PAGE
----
Science and Eco Club works with culinary students
As a result of warmer weather and coordination with Chef Rosen and the culinary arts classes and administration, the Science and Eco Club organized its first after-school gardening session of the 2014-15 school year on Friday, February 13th. Club officers and Chef Rosen’s students came together to pull out weeds and plant zucchini and green beans in pursuit of beautifying the school, supplying food for the culinary classes to use, and reviving attention to the garden.
“Last year we had a strong number of people who were committed to helping,” gardening leader Srirang Subramanian (12) said. “Thus we were very active. This year, since most of those people have gone to college, interest has dwindled. So we are looking for people to take interest in the garden again and make progress on it.”
On the following Friday, February 20th, students continued weeding and additionally worked on improving the drip irrigation system, which waters the plants. Culinary arts student Aly Lee (11) came to gardening for the first time.
“I wanted to help create a garden, so we could have food [for the school],” Lee said. “I hope we can use the food that we grow here for our school lunches, so we can have better lunches.”
Everyone involved with the garden has a specific vision of what they hope will come out of it in the future.
“[I hope for] a lot of luck–tomatoes, squash, lemons,” Chef Rosen said. “They say that there’s a plum tree and an apricot tree and now they’ve cross-pollinated to make a pluot, so I hope that comes out. Strawberries, radishes, you know, things that we use here a lot. After that, we’ll see maybe some lettuce… fava beans, some crops that we can turnover.”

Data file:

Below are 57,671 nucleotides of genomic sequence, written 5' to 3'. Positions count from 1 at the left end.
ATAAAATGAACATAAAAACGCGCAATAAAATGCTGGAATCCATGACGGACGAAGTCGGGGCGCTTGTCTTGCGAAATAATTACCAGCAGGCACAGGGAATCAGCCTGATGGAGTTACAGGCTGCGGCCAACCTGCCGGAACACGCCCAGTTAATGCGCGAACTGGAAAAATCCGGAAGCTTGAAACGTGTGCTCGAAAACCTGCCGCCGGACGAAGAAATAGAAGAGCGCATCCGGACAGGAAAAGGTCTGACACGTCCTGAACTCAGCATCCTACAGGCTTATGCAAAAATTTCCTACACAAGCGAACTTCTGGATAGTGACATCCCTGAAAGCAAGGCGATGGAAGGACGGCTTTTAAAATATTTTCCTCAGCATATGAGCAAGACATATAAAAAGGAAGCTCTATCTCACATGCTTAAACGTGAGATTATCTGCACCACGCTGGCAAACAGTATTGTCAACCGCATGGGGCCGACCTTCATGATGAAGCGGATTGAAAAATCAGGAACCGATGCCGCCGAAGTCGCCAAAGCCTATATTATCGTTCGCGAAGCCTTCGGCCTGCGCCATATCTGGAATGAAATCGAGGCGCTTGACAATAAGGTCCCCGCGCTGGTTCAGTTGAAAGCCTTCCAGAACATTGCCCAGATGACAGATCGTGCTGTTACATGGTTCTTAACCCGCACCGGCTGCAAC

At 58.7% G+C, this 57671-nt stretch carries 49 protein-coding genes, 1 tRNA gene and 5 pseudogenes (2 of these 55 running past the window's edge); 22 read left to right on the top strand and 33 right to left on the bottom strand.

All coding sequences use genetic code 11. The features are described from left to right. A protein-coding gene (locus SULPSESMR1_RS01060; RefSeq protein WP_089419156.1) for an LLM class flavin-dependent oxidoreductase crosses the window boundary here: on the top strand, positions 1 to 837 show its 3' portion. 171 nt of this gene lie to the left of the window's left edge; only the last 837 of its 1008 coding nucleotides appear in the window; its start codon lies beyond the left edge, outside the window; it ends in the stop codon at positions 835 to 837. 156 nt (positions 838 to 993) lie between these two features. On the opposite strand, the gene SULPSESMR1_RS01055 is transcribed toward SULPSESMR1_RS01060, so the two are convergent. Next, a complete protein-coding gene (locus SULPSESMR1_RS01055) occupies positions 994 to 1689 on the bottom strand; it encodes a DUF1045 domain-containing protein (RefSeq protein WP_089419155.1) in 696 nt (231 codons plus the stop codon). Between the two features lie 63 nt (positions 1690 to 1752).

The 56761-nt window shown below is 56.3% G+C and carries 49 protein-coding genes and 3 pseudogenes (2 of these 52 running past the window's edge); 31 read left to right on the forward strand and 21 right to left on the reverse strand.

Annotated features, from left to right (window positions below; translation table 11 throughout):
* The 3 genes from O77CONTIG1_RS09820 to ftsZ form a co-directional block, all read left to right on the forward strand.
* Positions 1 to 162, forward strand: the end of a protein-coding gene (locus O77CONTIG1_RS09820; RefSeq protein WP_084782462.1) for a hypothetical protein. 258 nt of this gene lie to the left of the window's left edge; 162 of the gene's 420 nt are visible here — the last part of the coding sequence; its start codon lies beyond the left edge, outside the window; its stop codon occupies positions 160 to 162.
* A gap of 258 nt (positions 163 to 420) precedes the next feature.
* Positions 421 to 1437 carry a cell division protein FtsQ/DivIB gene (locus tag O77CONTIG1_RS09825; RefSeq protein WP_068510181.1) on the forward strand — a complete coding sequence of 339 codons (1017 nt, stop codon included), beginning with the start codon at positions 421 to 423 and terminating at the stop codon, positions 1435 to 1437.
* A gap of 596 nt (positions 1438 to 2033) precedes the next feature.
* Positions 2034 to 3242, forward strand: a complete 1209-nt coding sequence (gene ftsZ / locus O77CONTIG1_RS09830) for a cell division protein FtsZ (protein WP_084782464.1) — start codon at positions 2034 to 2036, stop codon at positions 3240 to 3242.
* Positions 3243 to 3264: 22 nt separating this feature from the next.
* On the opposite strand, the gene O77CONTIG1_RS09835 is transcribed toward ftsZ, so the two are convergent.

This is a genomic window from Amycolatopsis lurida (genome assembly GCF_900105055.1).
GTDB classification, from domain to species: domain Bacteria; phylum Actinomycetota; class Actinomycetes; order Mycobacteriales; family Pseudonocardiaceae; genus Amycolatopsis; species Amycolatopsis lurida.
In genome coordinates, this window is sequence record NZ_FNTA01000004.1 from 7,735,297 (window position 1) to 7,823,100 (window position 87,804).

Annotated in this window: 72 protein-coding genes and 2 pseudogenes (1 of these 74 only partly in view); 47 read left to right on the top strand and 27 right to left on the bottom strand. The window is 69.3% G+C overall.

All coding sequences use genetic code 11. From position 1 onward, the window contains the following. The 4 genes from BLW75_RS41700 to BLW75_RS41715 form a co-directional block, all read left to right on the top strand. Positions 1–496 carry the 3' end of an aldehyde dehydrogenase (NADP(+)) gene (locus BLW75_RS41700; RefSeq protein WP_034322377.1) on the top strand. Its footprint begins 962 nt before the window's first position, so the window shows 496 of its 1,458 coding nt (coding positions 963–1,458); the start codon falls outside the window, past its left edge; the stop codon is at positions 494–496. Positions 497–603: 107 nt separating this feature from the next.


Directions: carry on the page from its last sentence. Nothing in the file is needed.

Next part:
Moreover, Subramanian sees the garden as a prospective space for various projects.
“I wish to see a standing greenhouse with which we can grow some crops in,” Subramanian said. “We did experiment with a sundial made out of cinder blocks at one point, so I want to return to that idea. We have room for a rock bed garden to grow some of the drier plants. There is so much potential that the garden can bring out, but first and foremost, I wish to see vegetables and fruits grow in our beds, and install one more drip irrigation system on the opposite side of our garden.”
Mr. Sykes, the husband of chemistry teacher Mrs. Sykes, has regularly helped out with the garden for 4 years and hopes for “knowledgeable students.”
“It’s a classroom; it’s not necessarily just a garden,” Sykes said. “[Students] learn how to plan, they learn how to think ahead… how to work as a team… a little bit of engineering, a little bit of hydraulics, a little bit of husbandry, a little botany, a little construction.”
Science and Eco Club President Garima Raheja (12) also recognized the garden as a learning platform with opportunities to gain experience in gardening, as well as a place to unwind.
“If you wanted to help, if you wanted to learn how to garden, if you want to learn about a lot about the environment and how food systems work and just meet new people, [the garden is] a great place to interact,” Raheja said. “It’s almost therapeutic to just sit down and work hard, pull out a ton of weeds, talk to new friends, enjoy the air on a Friday afternoon. It’s hard work, but it’s relaxing hard work! You can just lose yourself in the garden.”